If you like having your boarding pass on your smartphone, then you’re going to love Walletron.
With a background in payments as well as loyalty, coupons, and rewards, CEO Garrett Baird and the Walletron team are trying to finish off paper statements for good. Walletron already leverages the technology that puts your boarding pass in your digital wallet to do the same for gift cards. Now they are doing the same thing for paper bills.
Baird says Walletron’s proposition is delivering their (brand) presence in the digital wallet, as well as “the communication that goes along with it, with the actual payment relying on the billers themselves to process.” Baird emphasized this point, insisting that FIs and organizations use their existing processes to complete the payment. “We are the communication part,” he underscored, “piggybacking on top.”
Walletron CEO Garrett Baird presented moBills at FinovateFall 2015 in New York.
At FinovateFall 2015, Walletron CEO Garrett Baird demonstrated moBills, the new billpay component of Walletron. moBills enables billers to open a payment and communication channel on their customer’s smartphones through which everything from payment reminders to confirmations can be provided. Payments can be made with a few taps on the app, and users remain authenticated after enrolling in moBills, so there is no need for a subsequent login process.
“People have been waiting for electronic payments to take over since 2000,” Baird said. “But it hasn’t happened yet. There are still very tiny adoption rates. This solution will finally move the needle.”
- Founded in 2013
- Headquartered in Philadelphia, Pennsylvania
Wallets as commerce and communication channel
For Baird, it all begins with the digital wallet and the idea that people cling to paper statements because they are both a reminder and a source of information to complete the transaction: account numbers, user names, routing numbers, and so on. “There are not enough brands taking advantage of the mobile wallet and other wallets,” Baird said. “Airlines have nailed it—great use-case for boarding passes.”
The irony is that mobile devices excel at both of these functions, without the cost and inefficiency of paper. All that is needed is an intermediate layer. And that layer is Walletron. “There is a new communication channel in these wallets,” Baird said. “[It’s] very easy for brands to get up and running. [And] billing data is all Walletron needs.”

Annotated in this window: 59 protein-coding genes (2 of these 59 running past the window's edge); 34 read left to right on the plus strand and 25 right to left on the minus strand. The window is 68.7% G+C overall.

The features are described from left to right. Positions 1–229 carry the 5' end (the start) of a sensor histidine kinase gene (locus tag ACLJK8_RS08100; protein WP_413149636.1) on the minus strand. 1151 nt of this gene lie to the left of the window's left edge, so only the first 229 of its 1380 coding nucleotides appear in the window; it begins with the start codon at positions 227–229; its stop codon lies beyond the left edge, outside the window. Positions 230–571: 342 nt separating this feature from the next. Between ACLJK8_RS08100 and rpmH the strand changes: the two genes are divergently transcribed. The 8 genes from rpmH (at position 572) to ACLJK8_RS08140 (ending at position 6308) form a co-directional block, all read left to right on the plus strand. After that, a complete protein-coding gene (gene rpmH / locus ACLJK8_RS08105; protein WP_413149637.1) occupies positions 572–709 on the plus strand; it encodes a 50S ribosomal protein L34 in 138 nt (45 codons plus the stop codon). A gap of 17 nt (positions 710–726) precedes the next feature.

Within the digital wallet, the user sees all the billing relationships that have been set up: auto loans, mobile phone company, and so on. On the front of the individual card is basic billing information, with links to pay the bill, read the statement, or change notification preferences on the back. Customers enroll in the moBills program by visiting the company’s online billing website and selecting the moBills option for either Apple Wallet (formerly Passport) or Android Pay (formerly Google Wallet).
As soon as a customer makes a selection, the current billing statement appears in their digital wallet. The customer then makes notification preferences (i.e., due-in-five-days reminder, payment-received notification, etc.). “And there’s no app for the customer to download because they already have the app on their phone,” Baird said from the Finovate stage. “And now the relationship lives in the (digital) wallet.”
Walletron’s growth strategy involves working with the largest billers, including FIs, mortgage and auto loan companies, as well as processors (and fellow Finovate alums) such as FIS, Jack Henry, ACI Worldwide, and Fiserv. In March, the company inked its first deal with Australia-based FlexiGroup, which will offer moBills to hundreds of thousands of customers. “The industry hasn’t yet seen a mobile option which truly eliminates the need for a paper statement,” Baird said during the announcement, “We believe moBills has.”
Check out Walletron’s demonstration video from FinovateFall 2015.